The council, at Monday’s meeting, approved the scheduling of a public hearing at 7:01 p.m. April 5 to gather any public input and discuss whether the city should approve CentraCare’s plan to refinance and assume the hospital debt. There was no council discussion about the matter at Monday’s meeting.
The proposal was presented at the Feb. 18 meeting of the council’s Finance Committee, which recommended moving it forward to the City Council for final discussion and approval.
Due to historically low-interest rates, the city and CentraCare for several months have been discussing refinancing the hospital debt. The debt is presently held by the city in hospital bonds from 2012 and 2013 that paid for improvements at Rice Memorial Hospital and Rice Care Center. The original bond amounts were $40.9 million for the hospital project and another $9.1 million for the care center.
As part of the lease agreement between CentraCare and the city of Willmar, CentraCare pays the city rent, in the same amount as the city’s debt payment for those hospital bonds. The city still owes $32.5 million on the bonds.
The conduit revenue bonds, if issued, would allow CentraCare to assume that outstanding debt, removing it from the city’s ledger. CentraCare will also be able to take advantage of lower interest rates in the current bond market, resulting in some savings.
The city would need to act as the issuer of the bonds, to keep them tax-exempt, another savings for CentraCare. In an interview, Monday with the West Central Tribune, Willmar Finance Director Steve Okins said the city has participated in such financing strategies before.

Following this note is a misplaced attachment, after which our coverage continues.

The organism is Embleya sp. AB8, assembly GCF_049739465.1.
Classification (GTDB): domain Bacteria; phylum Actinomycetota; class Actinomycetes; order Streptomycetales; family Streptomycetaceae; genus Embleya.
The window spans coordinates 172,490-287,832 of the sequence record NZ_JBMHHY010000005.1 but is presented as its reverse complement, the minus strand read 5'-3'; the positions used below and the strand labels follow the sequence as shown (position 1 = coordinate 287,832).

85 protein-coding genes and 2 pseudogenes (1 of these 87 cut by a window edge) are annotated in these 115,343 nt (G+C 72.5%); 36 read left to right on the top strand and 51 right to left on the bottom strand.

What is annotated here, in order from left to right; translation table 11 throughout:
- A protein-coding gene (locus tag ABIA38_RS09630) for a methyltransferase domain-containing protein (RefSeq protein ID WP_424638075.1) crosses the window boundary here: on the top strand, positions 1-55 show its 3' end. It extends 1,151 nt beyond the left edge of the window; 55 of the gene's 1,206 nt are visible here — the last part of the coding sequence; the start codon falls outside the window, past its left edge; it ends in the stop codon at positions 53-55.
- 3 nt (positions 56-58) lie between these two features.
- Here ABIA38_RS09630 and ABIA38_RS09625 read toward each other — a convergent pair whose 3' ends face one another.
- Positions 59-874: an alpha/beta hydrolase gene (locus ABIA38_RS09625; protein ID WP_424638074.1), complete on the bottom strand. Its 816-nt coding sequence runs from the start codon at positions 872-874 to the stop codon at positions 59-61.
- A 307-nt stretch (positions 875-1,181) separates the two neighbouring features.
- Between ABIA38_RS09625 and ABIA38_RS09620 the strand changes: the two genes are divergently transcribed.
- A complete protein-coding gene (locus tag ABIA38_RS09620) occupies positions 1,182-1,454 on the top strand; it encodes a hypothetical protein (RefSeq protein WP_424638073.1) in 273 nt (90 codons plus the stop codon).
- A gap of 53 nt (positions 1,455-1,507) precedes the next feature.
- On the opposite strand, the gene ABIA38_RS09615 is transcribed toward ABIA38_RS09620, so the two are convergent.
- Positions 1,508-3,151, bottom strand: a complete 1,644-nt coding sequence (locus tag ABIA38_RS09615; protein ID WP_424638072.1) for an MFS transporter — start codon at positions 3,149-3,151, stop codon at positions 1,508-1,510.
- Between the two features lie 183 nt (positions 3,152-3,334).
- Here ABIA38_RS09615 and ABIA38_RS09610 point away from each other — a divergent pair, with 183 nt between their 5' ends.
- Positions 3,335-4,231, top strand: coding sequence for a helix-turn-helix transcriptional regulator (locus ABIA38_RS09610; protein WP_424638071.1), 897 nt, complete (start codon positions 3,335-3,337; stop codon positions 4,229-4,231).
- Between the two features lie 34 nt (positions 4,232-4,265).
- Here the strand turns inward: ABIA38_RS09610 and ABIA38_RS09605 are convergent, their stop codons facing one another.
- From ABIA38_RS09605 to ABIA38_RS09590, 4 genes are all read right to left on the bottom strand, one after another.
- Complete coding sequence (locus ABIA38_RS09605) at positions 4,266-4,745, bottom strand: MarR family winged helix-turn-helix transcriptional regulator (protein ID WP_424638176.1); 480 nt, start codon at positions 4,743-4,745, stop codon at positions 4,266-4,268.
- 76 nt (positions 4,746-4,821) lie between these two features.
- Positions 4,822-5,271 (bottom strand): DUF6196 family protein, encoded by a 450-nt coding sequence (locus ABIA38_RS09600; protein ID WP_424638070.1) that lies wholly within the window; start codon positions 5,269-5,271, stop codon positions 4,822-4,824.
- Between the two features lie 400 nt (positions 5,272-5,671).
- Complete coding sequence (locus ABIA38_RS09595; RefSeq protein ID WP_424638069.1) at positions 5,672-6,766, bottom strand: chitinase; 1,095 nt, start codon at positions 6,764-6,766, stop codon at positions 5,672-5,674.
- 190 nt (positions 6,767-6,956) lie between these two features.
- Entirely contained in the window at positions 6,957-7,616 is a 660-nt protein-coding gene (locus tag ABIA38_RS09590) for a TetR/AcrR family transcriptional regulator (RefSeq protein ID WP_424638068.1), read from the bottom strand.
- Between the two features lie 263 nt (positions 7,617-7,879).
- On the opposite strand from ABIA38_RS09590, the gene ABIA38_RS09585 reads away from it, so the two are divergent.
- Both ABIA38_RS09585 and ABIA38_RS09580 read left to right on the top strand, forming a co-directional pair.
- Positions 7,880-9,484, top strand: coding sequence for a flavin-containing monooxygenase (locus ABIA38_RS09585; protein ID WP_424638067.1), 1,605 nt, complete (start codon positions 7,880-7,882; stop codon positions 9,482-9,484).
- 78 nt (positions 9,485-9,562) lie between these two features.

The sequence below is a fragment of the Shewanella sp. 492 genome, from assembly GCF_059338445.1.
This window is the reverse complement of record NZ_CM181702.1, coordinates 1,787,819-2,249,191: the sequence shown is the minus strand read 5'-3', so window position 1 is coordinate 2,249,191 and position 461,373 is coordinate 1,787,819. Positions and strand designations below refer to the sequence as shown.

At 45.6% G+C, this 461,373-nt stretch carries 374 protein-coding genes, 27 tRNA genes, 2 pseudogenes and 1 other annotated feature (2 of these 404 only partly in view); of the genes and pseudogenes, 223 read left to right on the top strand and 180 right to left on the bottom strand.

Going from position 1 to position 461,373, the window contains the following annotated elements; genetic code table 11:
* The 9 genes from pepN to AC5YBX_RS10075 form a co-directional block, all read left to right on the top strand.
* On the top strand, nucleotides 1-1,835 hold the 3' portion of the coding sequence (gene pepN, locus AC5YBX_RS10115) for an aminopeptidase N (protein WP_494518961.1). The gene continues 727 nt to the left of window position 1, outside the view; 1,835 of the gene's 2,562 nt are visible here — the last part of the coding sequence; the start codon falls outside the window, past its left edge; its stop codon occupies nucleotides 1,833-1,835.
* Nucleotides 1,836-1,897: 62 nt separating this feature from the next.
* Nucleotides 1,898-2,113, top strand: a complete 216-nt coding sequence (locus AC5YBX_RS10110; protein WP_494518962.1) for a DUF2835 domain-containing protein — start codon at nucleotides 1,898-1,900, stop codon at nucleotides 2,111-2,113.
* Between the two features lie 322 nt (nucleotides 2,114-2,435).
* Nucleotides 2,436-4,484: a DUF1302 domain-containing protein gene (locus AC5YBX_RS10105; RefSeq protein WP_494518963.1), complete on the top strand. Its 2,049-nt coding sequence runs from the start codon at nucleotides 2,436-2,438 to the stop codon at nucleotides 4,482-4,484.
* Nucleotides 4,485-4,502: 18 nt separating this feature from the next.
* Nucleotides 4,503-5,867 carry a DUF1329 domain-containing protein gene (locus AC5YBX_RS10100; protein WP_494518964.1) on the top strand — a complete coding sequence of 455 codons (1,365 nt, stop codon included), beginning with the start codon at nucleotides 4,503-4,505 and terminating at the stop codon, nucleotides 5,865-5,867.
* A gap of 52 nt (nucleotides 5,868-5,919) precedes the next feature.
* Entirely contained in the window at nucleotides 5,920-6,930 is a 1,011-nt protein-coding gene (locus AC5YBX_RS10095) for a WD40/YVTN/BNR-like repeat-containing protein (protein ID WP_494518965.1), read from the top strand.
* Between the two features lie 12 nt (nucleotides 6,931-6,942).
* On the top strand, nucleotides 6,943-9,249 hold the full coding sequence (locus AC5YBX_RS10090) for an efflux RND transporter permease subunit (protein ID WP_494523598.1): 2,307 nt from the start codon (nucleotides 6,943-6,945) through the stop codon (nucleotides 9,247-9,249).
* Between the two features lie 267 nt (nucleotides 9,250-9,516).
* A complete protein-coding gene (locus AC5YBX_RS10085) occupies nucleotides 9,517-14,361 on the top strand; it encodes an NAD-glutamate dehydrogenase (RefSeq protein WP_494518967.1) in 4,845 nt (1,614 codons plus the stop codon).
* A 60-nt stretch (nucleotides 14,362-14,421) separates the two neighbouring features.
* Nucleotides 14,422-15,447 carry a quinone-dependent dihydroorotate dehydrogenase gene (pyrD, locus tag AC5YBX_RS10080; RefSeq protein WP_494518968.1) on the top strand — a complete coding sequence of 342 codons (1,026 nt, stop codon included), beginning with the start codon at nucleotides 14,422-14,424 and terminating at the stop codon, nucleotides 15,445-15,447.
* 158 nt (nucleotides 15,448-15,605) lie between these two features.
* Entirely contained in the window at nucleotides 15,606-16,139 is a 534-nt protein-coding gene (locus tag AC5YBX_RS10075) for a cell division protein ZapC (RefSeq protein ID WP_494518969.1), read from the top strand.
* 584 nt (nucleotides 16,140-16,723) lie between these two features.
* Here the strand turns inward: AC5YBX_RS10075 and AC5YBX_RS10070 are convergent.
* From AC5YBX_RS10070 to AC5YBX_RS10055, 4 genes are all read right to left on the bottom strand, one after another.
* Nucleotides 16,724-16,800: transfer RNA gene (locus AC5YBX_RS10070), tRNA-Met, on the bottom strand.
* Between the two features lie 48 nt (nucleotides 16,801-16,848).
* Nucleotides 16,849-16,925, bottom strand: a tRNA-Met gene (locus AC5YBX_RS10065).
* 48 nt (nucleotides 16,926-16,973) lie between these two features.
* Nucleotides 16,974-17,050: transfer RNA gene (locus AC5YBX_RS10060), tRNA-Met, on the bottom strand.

“This has been sort of like a puzzle and the pieces are lining up together,” said City Councilor Audrey Nelsen at the Feb. 18 committee meeting. “It is good for the city and good for Carris Health and CentraCare also. I think this is a win for our community.”
Once the conduit bond funds are used to pay off the city’s debt, the operating lease agreement will need to be amended to reflect the changes brought on by the new bond issuance. CentraCare will no longer be required to pay the city rent as part of the agreement. All other aspects of the lease, including city ownership of the hospital, Rice Home Care and other leased properties, will not change.
The lease agreement between CentraCare and the city of Willmar was officially approved in November 2017 and went into effect Jan. 1, 2018. The agreement created Carris Health, the wholly-owned subsidiary of CentraCare, which operates Rice Memorial Hospital and its facilities such as Rice Home Medical, along with Affiliated Community Medical Centers.
“Things continue to go quite well with the affiliation,” said Mike Schramm, Carris Health co-CEO at the Feb. 18 meeting.
The lease does include the option for CentraCare to purchase the leased property after 10 years has passed, if both parties can agree on terms and conditions. Terms laid out in the lease agreement include paying off the city’s hospital debt, which the refinancing proposal would fulfill, Okins said.
CentraCare would also have to continue the service commitments and capital investment requirements in the lease for another 10 years. All procedural requirements, including a public referendum if the city would ever want to sell the hospital, would also need to be satisfied before a transfer would be completed.
Read More: CentraCare could assume Rice Hospital debt from Willmar